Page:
include "/etc/pf.if"



#Allow pfsync on link connecting both routers

pass quick on $sync_if proto pfsync



#Allow carp traffic on physical devices carp uses

pass quick on { $wifi_if $lan_if } proto carp



#This will eventually become an anchor so pf.conf can be the same on both systems

#so only an achor file will be different on each host

pass quick on $lan_if from $lan_if:0 to 192.168.50.3


Note: You should have more rules than this. I am just explicitly noting the additional rules added for this project.

PC Engines (R2)

/etc/boot.conf

stty com0 115200

set tty com0


/etc/hostname.vr0

dhcp


/etc/hostname.vr1

inet 10.0.0.3 255.255.255.0 10.0.0.255


/etc/hostname.vr2

inet 192.168.0.3 255.255.255.0 192.168.0.255


/etc/hostname.vr3

inet 172.16.0.3 255.255.255.0 172.16.0.255


/etc/hostname.carp2

vhid 2 carpdev em2 pass <carp2 password> 192.168.0.1 255.255.255.0


/etc/hostname.carp3

vhid 3 carpdev em3 pass <carp3 password> 172.16.0.1 255.255.255.0


/etc/hostname.pfsync0

syncdev em1


/etc/hostname.pflow0

flowsrc 192.168.0.2 flowdst <ip of nfsen host>:<port nfsen is listen to> pflowproto 10


/etc/ifstated.conf

# Initial State

init-state auto



# Macros

if_carp_up="carp2.link.up && carp3.link.up"

if_carp_down="!carp2.link.up || !carp3.link.up"

if_wan_up="em0.link.up"




state auto {

if $if_carp_up {

set-state master

}



if $if_carp_down {

set-state backup

}

}



state master {

init {

# WAN hostname.if(5) started with dhcp upon boot so pf.conf rules will load so this will reissue request.

# This is actually the MAC of this machine, but since backup replaces with spoof

# we set it here explicitly so it can get an IP from ISP without a modem reboot

run "/sbin/ifconfig em0 lladdr 00:de:b9:be:11:ad up"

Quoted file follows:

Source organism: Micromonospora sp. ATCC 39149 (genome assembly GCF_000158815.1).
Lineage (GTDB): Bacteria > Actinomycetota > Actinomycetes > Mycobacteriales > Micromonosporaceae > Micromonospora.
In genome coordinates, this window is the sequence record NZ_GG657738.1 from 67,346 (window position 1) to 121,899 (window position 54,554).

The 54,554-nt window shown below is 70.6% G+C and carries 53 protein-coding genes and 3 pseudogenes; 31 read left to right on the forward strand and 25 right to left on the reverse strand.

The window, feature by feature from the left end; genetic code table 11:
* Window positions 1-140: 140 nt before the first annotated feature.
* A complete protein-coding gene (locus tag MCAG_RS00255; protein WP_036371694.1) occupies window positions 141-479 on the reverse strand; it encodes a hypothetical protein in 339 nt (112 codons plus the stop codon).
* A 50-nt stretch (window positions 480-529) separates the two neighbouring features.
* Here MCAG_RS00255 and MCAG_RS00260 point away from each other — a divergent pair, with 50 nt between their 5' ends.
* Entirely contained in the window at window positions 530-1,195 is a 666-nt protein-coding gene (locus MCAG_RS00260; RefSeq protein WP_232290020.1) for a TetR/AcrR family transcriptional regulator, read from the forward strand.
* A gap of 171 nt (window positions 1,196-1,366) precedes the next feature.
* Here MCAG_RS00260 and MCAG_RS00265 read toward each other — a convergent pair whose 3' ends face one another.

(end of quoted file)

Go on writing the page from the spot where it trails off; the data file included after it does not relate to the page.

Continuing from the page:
# Clean up stale routes and arp cache; dhclient will create default route.

run "/sbin/route -qn flush”



# Renew the ip lease - hopefully stays the same, for pfsync.

run "/sbin/dhclient em0"



# notify root whenever master changes

run “run “echo master is now `hostname` | mail -s ‘carp master changed’ root@localhost”



# Need to create pfctl -a carp rules to be loaded

#so other firewall can route through this firewall when this becomes the master

}



if $if_carp_down {

set-state backup

}

}



state backup {

init {

# This process should be terminated, first.

run "/usr/bin/pkill -9 dhclient"



# Delete IP, reset mac and bring wan if down with alternate MAC

run "/sbin/ifconfig em0 delete lladdr de:ad:00:00:be:ef down"



# Clean up stale routes and arp cache.

run "/sbin/route -qn flush" # flushes arp cache too.



# Create default route out to internet via the master host.

run "/sbin/route -qn add default 192.168.0.2"



# Need to create pfctl -a carp -F rules to be unloaded

# so other firewall can only route through this firewall when this becomes the master

}



if $if_carp_up {

set-state master

}

}


/etc/pf.if

ext_if="em0"

sync_if="em1"

lan_if="em2"

wifi_if="em3"


/etc/pf.conf

#Include Ansible configured interface file so pf.conf can be the same on both routers

include "/etc/pf.if"



#Allow pfsync on link connecting both routers

pass quick on $sync_if proto pfsync



#Allow carp traffic on physical devices carp uses

pass quick on { $wifi_if $lan_if } proto carp



#This will eventually become an anchor so pf.conf can be the same on both systems

#so only an achor file will be different on each host

pass quick on $lan_if from $lan_if:0 to 192.168.50.2


Again, you should have more rules than this. I am just explicitly noting the additional rules added for this project.

References

Topics:
bsd, carp, firewall, high availability, ifstated, networking, openbsd, pf, router, security

Opinions expressed by DZone contributors are their own.